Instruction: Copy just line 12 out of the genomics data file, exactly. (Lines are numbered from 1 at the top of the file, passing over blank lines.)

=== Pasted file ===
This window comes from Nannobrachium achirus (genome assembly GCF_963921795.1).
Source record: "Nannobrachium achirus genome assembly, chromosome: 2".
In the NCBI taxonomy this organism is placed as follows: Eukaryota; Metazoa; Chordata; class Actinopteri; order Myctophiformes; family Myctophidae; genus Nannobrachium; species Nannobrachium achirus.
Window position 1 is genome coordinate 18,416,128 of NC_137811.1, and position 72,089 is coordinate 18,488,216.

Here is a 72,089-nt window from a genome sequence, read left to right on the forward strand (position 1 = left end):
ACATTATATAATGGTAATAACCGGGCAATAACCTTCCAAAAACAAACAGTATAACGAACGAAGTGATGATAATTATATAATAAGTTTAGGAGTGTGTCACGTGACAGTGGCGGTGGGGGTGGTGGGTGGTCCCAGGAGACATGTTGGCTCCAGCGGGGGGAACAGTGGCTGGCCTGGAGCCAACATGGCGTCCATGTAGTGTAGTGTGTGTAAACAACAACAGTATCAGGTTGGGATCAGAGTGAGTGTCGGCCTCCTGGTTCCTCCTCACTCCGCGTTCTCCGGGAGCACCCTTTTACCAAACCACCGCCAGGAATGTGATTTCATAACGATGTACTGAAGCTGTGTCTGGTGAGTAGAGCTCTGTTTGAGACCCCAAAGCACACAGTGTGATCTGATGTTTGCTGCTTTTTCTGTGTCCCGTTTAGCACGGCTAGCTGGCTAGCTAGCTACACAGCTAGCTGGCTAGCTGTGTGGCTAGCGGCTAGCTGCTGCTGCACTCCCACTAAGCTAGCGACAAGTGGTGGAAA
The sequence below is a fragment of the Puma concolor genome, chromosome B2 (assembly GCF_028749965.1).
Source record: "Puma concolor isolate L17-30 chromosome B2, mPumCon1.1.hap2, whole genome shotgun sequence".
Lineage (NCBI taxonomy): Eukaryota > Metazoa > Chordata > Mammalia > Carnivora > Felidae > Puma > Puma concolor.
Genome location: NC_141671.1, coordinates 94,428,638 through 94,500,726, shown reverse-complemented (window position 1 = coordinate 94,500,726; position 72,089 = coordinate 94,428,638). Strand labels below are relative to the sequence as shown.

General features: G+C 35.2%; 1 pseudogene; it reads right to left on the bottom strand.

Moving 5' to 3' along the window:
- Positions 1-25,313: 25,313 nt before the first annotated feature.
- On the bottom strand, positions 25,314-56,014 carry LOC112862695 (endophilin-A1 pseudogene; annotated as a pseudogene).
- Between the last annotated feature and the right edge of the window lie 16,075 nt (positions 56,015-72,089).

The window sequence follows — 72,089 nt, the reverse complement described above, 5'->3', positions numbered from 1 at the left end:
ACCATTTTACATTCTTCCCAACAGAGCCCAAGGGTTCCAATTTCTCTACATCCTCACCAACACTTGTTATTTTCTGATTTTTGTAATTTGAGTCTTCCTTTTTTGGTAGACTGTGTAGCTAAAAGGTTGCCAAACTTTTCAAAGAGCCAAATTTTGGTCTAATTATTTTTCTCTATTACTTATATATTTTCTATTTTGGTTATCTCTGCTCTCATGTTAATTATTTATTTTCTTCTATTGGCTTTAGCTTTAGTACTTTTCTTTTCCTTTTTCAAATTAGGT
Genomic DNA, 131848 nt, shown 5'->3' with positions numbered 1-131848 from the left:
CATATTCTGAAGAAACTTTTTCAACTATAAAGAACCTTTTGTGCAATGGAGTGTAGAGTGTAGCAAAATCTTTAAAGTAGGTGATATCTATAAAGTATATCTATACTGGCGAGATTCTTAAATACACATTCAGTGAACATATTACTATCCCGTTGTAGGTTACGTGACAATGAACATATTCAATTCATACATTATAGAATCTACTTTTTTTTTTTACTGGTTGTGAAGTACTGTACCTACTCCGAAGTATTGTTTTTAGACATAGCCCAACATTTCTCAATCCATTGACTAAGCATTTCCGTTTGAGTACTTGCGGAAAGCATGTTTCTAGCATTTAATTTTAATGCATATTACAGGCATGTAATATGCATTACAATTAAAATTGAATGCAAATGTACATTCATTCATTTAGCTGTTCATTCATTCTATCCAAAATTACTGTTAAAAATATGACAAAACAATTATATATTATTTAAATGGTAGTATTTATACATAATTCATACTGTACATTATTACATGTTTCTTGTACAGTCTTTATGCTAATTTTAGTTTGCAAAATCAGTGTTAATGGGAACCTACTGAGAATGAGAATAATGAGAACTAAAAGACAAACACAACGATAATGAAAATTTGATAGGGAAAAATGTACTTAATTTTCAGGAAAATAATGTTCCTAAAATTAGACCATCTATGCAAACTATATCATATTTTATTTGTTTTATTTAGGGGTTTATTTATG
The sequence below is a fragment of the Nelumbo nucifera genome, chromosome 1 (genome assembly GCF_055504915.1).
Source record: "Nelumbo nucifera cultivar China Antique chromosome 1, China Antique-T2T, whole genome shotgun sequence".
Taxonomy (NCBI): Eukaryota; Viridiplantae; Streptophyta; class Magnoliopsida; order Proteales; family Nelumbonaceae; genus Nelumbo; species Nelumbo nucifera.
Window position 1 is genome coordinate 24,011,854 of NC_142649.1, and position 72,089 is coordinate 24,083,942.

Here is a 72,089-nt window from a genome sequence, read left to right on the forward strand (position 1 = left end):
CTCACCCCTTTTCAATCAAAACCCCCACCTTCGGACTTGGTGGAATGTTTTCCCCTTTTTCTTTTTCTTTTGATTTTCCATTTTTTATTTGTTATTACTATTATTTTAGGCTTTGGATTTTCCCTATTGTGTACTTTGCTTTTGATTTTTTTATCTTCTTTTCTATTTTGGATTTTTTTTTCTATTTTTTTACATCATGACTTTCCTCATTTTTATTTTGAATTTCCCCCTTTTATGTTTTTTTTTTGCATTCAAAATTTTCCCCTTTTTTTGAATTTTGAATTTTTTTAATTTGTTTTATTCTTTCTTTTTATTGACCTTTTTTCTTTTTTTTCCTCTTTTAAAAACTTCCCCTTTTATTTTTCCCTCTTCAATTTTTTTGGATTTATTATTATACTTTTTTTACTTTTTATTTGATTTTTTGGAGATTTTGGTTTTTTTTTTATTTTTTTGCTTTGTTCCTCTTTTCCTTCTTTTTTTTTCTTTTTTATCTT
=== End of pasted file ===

Moving 5' to 3' along the window: